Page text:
Longer lasting flowers
Cut flowers that seem to last longest in a container include:
Alstroemeria, Aster, Celosia, Cosmos, Gypsophila, Coneflower, Rudbeckia, Scabiosa, Snapdragon, Statice, Sunflower, Zinnia, Pinks, Phlox, Salvia, Calendula, Coreopsis, Bellflower
Deb Babcock's gardening column appears Mondays in Steamboat Today.
Find more gardening columns here.
Steamboat Springs Some people swear talking to plants is therapeutic for them. I haven't tried it yet, although I have been caught talking to myself.
However you feel about this issue, most people agree flowers can express sentiments. Nothing says "good luck" like fresh cut daffodils or "I love you" like a long-stemmed red rose. What better way to say "I'm sorry" than with a bouquet of carnations or "hang in there" with a beautiful iris?
With many Steamboat resident hosting out-of-town guests during our wonderful ski season, many of us like to say "welcome" with fresh flowers in our guest rooms.
Whether your flowers come from the florist, your own greenhouse or the local grocery store, here are some tips for making the blooms (and the sentiments) last:
Before arranging the flowers in a container, condition them by cutting about an inch off the stem - on a slant with sharp scissors or knife - and placing in lukewarm water for a couple hours. This gives the stems time to absorb water before being handled again.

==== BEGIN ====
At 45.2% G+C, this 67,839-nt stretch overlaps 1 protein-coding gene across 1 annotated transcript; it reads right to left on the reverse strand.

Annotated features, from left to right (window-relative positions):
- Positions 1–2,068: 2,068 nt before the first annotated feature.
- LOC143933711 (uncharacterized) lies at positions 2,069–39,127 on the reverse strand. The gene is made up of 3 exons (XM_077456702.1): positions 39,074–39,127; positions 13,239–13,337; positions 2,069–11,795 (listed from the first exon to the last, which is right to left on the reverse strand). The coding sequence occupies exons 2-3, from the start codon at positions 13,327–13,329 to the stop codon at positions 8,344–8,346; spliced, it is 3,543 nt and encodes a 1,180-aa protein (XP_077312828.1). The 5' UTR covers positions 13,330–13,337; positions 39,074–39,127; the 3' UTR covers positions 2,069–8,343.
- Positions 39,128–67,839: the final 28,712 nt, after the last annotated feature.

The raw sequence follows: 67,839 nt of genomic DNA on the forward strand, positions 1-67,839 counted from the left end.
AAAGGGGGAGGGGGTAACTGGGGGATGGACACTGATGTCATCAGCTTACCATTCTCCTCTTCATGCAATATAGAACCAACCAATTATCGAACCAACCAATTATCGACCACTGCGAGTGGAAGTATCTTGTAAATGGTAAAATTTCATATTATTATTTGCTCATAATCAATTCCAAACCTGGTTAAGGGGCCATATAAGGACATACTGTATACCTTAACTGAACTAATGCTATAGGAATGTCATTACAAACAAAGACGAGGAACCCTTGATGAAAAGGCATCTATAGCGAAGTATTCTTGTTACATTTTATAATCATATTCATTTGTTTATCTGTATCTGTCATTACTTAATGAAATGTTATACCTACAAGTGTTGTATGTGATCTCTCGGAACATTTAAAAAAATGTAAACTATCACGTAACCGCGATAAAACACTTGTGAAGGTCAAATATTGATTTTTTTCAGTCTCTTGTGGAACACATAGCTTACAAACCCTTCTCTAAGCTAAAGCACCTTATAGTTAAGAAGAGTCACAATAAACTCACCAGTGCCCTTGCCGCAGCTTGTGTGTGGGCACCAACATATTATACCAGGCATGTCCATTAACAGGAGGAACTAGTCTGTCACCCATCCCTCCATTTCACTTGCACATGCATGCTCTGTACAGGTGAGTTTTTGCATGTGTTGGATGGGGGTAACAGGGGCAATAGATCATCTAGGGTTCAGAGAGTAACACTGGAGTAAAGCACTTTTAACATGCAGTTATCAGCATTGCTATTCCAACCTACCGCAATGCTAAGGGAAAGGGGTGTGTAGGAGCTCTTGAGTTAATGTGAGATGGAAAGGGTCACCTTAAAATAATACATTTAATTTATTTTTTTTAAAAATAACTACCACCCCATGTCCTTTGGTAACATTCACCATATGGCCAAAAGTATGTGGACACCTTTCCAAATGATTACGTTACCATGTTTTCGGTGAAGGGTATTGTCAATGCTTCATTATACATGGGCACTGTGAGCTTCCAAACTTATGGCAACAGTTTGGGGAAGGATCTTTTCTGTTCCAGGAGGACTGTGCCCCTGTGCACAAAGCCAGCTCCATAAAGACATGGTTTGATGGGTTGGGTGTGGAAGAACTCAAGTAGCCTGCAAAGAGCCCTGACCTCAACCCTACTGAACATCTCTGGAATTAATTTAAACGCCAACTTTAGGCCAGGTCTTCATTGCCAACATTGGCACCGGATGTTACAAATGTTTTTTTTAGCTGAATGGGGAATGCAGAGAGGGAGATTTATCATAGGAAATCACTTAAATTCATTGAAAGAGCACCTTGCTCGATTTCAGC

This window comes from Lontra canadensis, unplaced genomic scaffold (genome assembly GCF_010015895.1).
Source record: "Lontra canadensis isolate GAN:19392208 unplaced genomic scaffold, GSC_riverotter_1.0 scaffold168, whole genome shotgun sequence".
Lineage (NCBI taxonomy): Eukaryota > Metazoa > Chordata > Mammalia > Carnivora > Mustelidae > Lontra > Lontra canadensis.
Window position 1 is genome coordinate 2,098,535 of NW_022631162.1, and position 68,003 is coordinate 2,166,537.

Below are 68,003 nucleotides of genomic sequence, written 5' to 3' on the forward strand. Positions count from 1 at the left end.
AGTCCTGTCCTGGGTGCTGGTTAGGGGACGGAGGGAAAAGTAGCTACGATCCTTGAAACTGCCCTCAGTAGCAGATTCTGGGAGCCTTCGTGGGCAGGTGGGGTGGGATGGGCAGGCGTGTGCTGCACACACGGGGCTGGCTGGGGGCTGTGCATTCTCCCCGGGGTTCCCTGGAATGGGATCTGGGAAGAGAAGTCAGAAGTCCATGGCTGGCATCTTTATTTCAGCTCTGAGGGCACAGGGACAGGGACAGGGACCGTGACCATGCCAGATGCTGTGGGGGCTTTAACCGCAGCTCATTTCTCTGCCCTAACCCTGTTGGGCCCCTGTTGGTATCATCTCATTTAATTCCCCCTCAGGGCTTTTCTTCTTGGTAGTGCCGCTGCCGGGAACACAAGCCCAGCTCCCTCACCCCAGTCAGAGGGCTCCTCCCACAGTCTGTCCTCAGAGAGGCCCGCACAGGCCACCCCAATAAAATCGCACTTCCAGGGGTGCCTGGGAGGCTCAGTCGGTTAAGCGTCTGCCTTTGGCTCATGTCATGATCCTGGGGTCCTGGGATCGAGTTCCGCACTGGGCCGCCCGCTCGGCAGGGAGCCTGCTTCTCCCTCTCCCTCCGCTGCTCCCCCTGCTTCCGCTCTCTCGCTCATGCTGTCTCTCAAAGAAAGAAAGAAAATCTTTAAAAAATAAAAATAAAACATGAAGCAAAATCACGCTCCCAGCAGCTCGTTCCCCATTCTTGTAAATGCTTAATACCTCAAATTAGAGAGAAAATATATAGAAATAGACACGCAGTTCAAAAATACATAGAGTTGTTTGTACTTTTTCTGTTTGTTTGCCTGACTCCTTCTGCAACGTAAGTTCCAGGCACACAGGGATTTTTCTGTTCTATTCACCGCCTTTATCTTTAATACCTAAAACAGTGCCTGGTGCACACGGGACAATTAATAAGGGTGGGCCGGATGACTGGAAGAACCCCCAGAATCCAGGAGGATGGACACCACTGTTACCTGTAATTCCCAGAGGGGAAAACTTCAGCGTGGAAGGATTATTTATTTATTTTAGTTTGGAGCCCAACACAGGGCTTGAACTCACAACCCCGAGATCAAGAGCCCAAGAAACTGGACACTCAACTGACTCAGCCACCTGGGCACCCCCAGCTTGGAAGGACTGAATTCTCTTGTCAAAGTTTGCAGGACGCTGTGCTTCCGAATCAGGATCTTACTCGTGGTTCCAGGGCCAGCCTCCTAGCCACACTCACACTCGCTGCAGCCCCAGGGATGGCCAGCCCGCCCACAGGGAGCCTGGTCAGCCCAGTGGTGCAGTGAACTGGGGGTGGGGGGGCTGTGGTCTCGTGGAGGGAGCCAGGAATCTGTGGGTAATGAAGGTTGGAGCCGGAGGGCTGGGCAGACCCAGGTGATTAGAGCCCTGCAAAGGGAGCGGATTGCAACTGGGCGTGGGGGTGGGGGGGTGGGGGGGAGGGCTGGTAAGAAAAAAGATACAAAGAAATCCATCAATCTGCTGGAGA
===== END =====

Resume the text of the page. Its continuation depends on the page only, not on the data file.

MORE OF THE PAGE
Some flowers benefit from sealing the stem so sap doesn't leak out and wilt the flower prematurely. Stems of sunflowers, celosia and zinnias all can be sealed by placing the fresh-cut stem in boiling water or over a candle flame for about 20 seconds before setting it in the water.
The container holding your flowers should have a water reservoir large enough to comfortably fit all your flowers. Consider unusual vessels such as teapots, watering cans or a decorative tin, bowl or box that is leak-proof. If the container has a wide opening, use floral foam soaked in water and cut to fit the shape of your vessel.
If the florist provided a packet of preservative, use it. A homemade preservative can be made by using a mixture of half 7-Up and half water with a teaspoon of household bleach for every 4 cups of mix. The sugar in the soft drink gives the flowers energy while the bleach controls the growth of bacteria.
Water should be checked daily and refreshed every two to three days to extend the life of your flowers. When some flowers begin wilting, rearrange the display by cutting the remaining stems and reducing the size of the arrangement.
Flowers should be kept in a fairly cool location for longest life. Keep the bouquet away from drafty areas, direct sun or atop appliances that give off heat. The flowers also shouldn't be stored near fruit or vegetables as they release a gas (ethylene) that will hasten aging.
Have something special to say to someone special? Say it with flowers!
Deb Babcock is a Master Gardener through the Colorado State University Cooperative Extension Office in Routt County. Questions? Call 879-0825 or e-mail email@example.com.